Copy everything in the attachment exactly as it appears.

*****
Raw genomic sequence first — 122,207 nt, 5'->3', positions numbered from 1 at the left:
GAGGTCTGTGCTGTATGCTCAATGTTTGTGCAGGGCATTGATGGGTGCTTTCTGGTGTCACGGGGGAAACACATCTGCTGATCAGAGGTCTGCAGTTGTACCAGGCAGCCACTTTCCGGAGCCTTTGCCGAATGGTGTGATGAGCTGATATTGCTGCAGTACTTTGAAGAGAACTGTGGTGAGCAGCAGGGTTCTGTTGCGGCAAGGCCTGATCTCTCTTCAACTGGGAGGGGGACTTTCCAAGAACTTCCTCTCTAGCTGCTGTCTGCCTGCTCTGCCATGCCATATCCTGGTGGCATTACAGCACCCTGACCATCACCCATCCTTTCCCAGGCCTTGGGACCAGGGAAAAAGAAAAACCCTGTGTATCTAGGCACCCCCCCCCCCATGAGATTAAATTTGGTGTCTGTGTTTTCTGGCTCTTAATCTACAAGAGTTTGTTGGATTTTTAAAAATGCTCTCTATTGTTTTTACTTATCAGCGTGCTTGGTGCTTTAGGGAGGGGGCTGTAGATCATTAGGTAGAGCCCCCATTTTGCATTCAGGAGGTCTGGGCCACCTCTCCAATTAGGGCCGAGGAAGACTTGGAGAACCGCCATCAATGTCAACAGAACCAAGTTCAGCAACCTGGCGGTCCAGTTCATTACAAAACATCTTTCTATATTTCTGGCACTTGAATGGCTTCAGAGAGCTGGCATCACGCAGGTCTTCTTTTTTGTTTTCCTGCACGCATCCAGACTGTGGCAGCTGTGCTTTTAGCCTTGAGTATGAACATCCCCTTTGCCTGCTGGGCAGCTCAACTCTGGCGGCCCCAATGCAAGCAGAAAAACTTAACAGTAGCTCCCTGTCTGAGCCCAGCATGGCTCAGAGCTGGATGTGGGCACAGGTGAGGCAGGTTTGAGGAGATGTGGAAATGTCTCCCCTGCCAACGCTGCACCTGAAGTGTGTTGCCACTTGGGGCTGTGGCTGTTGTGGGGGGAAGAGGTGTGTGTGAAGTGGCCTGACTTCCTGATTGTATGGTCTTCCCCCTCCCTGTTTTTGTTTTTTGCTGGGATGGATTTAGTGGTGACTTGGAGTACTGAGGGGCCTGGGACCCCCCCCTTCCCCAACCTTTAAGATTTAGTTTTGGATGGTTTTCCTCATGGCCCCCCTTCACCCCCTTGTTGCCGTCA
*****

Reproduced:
Raw genomic sequence first — 122,207 nt, 5'->3', positions numbered from 1 at the left:
GAGGTCTGTGCTGTATGCTCAATGTTTGTGCAGGGCATTGATGGGTGCTTTCTGGTGTCACGGGGGAAACACATCTGCTGATCAGAGGTCTGCAGTTGTACCAGGCAGCCACTTTCCGGAGCCTTTGCCGAATGGTGTGATGAGCTGATATTGCTGCAGTACTTTGAAGAGAACTGTGGTGAGCAGCAGGGTTCTGTTGCGGCAAGGCCTGATCTCTCTTCAACTGGGAGGGGGACTTTCCAAGAACTTCCTCTCTAGCTGCTGTCTGCCTGCTCTGCCATGCCATATCCTGGTGGCATTACAGCACCCTGACCATCACCCATCCTTTCCCAGGCCTTGGGACCAGGGAAAAAGAAAAACCCTGTGTATCTAGGCACCCCCCCCCCCATGAGATTAAATTTGGTGTCTGTGTTTTCTGGCTCTTAATCTACAAGAGTTTGTTGGATTTTTAAAAATGCTCTCTATTGTTTTTACTTATCAGCGTGCTTGGTGCTTTAGGGAGGGGGCTGTAGATCATTAGGTAGAGCCCCCATTTTGCATTCAGGAGGTCTGGGCCACCTCTCCAATTAGGGCCGAGGAAGACTTGGAGAACCGCCATCAATGTCAACAGAACCAAGTTCAGCAACCTGGCGGTCCAGTTCATTACAAAACATCTTTCTATATTTCTGGCACTTGAATGGCTTCAGAGAGCTGGCATCACGCAGGTCTTCTTTTTTGTTTTCCTGCACGCATCCAGACTGTGGCAGCTGTGCTTTTAGCCTTGAGTATGAACATCCCCTTTGCCTGCTGGGCAGCTCAACTCTGGCGGCCCCAATGCAAGCAGAAAAACTTAACAGTAGCTCCCTGTCTGAGCCCAGCATGGCTCAGAGCTGGATGTGGGCACAGGTGAGGCAGGTTTGAGGAGATGTGGAAATGTCTCCCCTGCCAACGCTGCACCTGAAGTGTGTTGCCACTTGGGGCTGTGGCTGTTGTGGGGGGAAGAGGTGTGTGTGAAGTGGCCTGACTTCCTGATTGTATGGTCTTCCCCCTCCCTGTTTTTGTTTTTTGCTGGGATGGATTTAGTGGTGACTTGGAGTACTGAGGGGCCTGGGACCCCCCCCTTCCCCAACCTTTAAGATTTAGTTTTGGATGGTTTTCCTCATGGCCCCCCTTCACCCCCTTGTTGCCGTCA